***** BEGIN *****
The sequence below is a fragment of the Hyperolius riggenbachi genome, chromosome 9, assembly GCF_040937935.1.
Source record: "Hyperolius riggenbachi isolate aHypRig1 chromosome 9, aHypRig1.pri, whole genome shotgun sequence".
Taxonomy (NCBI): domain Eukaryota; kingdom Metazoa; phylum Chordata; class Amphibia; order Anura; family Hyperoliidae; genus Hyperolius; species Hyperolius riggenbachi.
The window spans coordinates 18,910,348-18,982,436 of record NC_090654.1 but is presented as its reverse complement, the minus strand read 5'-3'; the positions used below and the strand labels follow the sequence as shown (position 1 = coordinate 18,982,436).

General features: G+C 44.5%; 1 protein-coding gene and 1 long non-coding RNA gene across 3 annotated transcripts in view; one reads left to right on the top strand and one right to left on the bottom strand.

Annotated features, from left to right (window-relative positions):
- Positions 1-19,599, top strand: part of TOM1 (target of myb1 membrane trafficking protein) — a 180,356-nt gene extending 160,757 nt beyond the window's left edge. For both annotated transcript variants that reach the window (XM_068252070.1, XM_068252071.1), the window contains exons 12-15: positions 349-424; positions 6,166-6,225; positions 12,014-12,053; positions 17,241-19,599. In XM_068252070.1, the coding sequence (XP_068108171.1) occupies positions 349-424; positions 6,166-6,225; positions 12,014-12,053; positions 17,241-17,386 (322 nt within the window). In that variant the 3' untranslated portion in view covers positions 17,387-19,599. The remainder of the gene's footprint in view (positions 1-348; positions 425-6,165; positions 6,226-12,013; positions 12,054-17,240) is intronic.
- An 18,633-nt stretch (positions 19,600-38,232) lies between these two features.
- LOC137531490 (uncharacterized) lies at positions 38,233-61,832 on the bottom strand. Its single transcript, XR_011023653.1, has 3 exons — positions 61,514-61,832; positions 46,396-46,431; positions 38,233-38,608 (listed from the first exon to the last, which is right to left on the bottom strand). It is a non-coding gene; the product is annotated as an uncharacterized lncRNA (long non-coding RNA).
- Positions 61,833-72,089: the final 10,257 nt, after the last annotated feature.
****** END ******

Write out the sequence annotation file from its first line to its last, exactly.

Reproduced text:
The sequence below is a fragment of the Hyperolius riggenbachi genome, chromosome 9, assembly GCF_040937935.1.
Source record: "Hyperolius riggenbachi isolate aHypRig1 chromosome 9, aHypRig1.pri, whole genome shotgun sequence".
Taxonomy (NCBI): domain Eukaryota; kingdom Metazoa; phylum Chordata; class Amphibia; order Anura; family Hyperoliidae; genus Hyperolius; species Hyperolius riggenbachi.
The window spans coordinates 18,910,348-18,982,436 of record NC_090654.1 but is presented as its reverse complement, the minus strand read 5'-3'; the positions used below and the strand labels follow the sequence as shown (position 1 = coordinate 18,982,436).

General features: G+C 44.5%; 1 protein-coding gene and 1 long non-coding RNA gene across 3 annotated transcripts in view; one reads left to right on the top strand and one right to left on the bottom strand.

Annotated features, from left to right (window-relative positions):
- Positions 1-19,599, top strand: part of TOM1 (target of myb1 membrane trafficking protein) — a 180,356-nt gene extending 160,757 nt beyond the window's left edge. For both annotated transcript variants that reach the window (XM_068252070.1, XM_068252071.1), the window contains exons 12-15: positions 349-424; positions 6,166-6,225; positions 12,014-12,053; positions 17,241-19,599. In XM_068252070.1, the coding sequence (XP_068108171.1) occupies positions 349-424; positions 6,166-6,225; positions 12,014-12,053; positions 17,241-17,386 (322 nt within the window). In that variant the 3' untranslated portion in view covers positions 17,387-19,599. The remainder of the gene's footprint in view (positions 1-348; positions 425-6,165; positions 6,226-12,013; positions 12,054-17,240) is intronic.
- An 18,633-nt stretch (positions 19,600-38,232) lies between these two features.
- LOC137531490 (uncharacterized) lies at positions 38,233-61,832 on the bottom strand. Its single transcript, XR_011023653.1, has 3 exons — positions 61,514-61,832; positions 46,396-46,431; positions 38,233-38,608 (listed from the first exon to the last, which is right to left on the bottom strand). It is a non-coding gene; the product is annotated as an uncharacterized lncRNA (long non-coding RNA).
- Positions 61,833-72,089: the final 10,257 nt, after the last annotated feature.